lion mclionhead05/11/2020 at 00:11 0 comments

    It was clear that the lacing was useless, so it was time to tear it apart.  The lion kingdom desperately wanted to stick with heal straps for such a heavy sole, while moving to string for the toe plug.

    This led to the strapworks gootube channel

    There actually is a method to fastening straps.  Eventually ordered a pile of random fasteners from them instead of tends to sell only large quantities of 1 type of fastener for a lot more money.  Sometimes the only plan is just to try out random ideas.

    2 weeks later, a bag of farsteners arrived.  

    The biothane was a waste, too stiff for any use besides maybe a strap on a vehicle.  It was all a casualty of not being able to see things in person.

    The best webbing has been 5/8" neon green tubular nylon.  The tracer marking may look ugly, but it's useful for measuring.  The prototypes began, heavily relying on hot snot for temporary bonds.

    The new toe plug was made from  9 19" long strands of #18 white masons line.  This was the maximum thickness which could go through the hole.  All the white string will be replaced by yellow mason line because it frays when it gets wet.

    Since past sandals had no indentation for the toe plug, lions had to make the toe plug loop around 2 holes.  The Lunas have an indentation for the toe plug, allowing a single length to be hot glued in.  This will be replaced by epoxy with some kind of mold release so it can be removed.

    Lions have black toes from wearing shoes.

    A simple cord fastener allowed the toe plug to loop around the side farstener.  There are a few other places to loop it.  The holy grail of sandals was achieved: independently adjustable toe plug, rear heal, & front heal  in a minimally abrasive system.

    The best design thus far achieved independently adjustable toe plugs & front ankle straps, no chafing from the plastic or the straps.  The key is to keep all the farsteners as close to the ankle as possible.

    The ages old strap adjuster, 0.75" - 1", proved to be the best way to make an adjustable front ankle strap.  It could use some extra rounding of the edges to prevent chafing.  The rear ankle strap will eventually be a fixed length, as it was on the EVA sandals.  All suede was eventually replaced with nylon straps.

    The rubber soles eventually proved to be the  mane cause of blisters.  The traditional solution is a layer of suede on the rubber, but these are already super heavy soles.

  • Luna sandal details

    lion mclionhead05/09/2020 at 21:30 0 comments

    The lion kingdom bought the most expensive pair of sandals in lion history to aid its quest for the ultimate trail sandal.

    The heal bumper is some kind of neoprene sewed onto fake leather.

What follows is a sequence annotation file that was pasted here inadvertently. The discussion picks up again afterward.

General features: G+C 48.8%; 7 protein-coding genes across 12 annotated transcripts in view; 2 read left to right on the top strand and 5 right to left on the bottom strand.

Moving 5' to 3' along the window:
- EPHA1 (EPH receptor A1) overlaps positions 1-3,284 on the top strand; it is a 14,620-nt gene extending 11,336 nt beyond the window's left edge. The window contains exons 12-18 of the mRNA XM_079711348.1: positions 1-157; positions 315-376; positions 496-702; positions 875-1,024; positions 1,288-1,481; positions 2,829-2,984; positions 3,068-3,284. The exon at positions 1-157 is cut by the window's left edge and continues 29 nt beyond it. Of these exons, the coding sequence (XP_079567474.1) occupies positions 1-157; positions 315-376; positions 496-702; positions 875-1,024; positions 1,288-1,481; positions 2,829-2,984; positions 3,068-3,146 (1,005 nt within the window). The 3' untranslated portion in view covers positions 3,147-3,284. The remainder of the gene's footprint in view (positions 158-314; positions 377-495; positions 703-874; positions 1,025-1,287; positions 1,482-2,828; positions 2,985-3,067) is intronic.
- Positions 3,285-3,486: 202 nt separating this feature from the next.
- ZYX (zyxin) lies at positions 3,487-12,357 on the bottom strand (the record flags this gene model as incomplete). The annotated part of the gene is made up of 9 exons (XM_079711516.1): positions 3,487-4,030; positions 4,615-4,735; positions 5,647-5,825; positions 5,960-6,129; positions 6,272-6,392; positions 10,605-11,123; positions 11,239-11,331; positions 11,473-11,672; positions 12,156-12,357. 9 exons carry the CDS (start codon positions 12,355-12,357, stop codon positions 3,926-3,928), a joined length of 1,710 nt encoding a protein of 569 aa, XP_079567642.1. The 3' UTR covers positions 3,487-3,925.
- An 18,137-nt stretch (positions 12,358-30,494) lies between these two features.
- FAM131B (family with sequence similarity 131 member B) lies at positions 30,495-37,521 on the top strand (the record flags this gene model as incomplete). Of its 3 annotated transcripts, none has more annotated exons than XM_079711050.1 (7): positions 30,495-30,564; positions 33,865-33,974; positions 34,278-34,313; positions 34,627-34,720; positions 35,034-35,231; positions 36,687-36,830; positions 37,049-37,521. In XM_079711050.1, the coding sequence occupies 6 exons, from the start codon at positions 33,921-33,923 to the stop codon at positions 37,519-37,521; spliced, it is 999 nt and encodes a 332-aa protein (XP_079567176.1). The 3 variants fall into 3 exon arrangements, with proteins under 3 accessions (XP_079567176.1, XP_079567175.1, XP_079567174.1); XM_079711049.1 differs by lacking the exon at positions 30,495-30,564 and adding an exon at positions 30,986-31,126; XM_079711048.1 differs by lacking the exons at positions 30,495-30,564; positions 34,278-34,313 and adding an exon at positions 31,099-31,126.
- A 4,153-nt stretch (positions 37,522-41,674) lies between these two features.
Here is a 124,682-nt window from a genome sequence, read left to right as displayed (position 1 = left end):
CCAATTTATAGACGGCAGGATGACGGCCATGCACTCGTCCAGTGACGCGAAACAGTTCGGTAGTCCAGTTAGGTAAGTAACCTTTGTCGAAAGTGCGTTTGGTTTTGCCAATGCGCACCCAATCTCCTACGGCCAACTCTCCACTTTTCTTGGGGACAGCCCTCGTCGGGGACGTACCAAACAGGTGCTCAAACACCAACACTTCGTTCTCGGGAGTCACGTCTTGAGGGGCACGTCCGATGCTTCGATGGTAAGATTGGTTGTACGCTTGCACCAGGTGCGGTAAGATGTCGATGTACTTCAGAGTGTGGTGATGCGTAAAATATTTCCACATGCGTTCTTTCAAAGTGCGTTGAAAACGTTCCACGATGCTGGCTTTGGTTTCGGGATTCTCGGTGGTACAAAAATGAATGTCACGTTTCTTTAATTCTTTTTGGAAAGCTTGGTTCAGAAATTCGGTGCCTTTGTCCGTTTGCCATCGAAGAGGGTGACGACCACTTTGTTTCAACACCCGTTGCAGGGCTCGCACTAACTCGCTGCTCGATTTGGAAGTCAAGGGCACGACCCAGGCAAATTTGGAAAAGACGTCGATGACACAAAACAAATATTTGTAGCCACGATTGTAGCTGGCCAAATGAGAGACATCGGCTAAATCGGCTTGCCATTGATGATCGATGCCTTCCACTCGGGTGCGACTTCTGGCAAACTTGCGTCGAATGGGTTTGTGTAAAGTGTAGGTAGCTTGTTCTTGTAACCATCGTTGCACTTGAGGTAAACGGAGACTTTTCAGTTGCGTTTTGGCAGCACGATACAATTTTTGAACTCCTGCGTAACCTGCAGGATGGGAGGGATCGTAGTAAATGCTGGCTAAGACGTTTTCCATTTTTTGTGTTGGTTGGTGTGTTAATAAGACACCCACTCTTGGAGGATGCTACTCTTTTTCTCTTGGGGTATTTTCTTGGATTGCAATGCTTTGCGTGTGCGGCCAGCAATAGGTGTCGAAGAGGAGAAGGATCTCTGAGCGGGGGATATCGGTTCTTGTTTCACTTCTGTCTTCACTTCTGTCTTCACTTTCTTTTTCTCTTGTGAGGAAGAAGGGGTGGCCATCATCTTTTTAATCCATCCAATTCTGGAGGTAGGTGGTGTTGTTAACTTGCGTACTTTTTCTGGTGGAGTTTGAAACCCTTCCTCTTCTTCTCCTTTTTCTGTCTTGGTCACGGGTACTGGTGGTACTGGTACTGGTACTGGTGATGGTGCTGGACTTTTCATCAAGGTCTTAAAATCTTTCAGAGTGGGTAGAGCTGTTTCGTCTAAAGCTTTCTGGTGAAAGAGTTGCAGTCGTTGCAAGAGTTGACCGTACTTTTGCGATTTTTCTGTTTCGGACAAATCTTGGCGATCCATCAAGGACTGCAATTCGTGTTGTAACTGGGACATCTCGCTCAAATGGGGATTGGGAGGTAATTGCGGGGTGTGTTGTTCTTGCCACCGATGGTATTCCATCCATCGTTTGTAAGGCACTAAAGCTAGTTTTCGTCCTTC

The sole was the only differentiating factor lions could find between their $80 & $110 sandals.  It's much softer than Vibram's 1mm soling material but thicker.  The lace fasteners go below the sole, so they'll wear out.

    The sole contains Vibram rubber, probably a neoprene cushion, & a harder upper rubber.  Also note the plastic lace attachment is sewed together.

    The lace is a single nylon tube of some kind.  It doesn't use velcro but merely a fabric bungy cord of some kind to squeeze the end together.

    Fastener for toe plug & heal strap.  It adds friction to keep the 3 lace segments the same size.

    Heal to sole fastener.  Plastic to withstand the wear from being exposed under the sole, but sewed instead of glued or riveted.  It adds friction to keep the heel the same size.

    The toe plug has a fabric piece joining 2 nylon lace segments of different diameter.  The fabric piece is the scene of a lot of sharp edges.  The lion kingdom's 1st idea was to wrap it in scotch.

    It was a useful example of how to manage a flat lace.  Lions prefer separate laces for the toe plug & the heal.  No fasteners should be exposed under the sole, since no plastic is as durable as Vibram soling material.

    Obviously the soling material came from Italy & the plastic bits came from China, but there was a lot of sewing that could have been done in Seattle.

    3 miles in those ended badly.  The areas of the nylon lace system which were wrapped in bungy cords &  fabric attacked the lion paws.  The entire toe plug was a knife.  The plastic side fasteners rode up on the sides of the sole, creating a blister causing bowl.   At least the soles were effective at defeating rocks.  There won't be an easy off the shelf trail sandal.

    The nylon lace might be salvageable if it has a less abrasive covering on certain sections.  The side fasteners need to be replaced by suede or something soft.  It might involve sewing.  In the worst case, the entire lace system can be replaced by tried & true multi pass string.

    Rigid plastic fasteners which are fixed to the sole are how they prevent your paws from sliding around on hills.  Shoes trade stiffness for covering your paw in a larger area of fabric, so to get the same stability from a softer material would require turning the soles into shoes.  

  • 2 more pairs

    lion mclionhead05/03/2020 at 06:37 0 comments

    The mane addition with these sandals was extra bits of rubber in the highest wear areas.

    The lace ends were taped together into loops until they fully stretch.  Then, the laces may be cut again & hot glued or left as loops.

    The photo record says the last pairs were built in April & Aug 2019.  The April pair was only used once per week & went at least 400 miles.  The Aug pair was used 5 days per week & went a lot farther.  They finally got replaced, today.  The mane cause of death is the soles wearing down.  While the EVA quickly compresses into cardboard, the compression hasn't been the mane problem.  Alternating sandals for every run may undo some of the compression.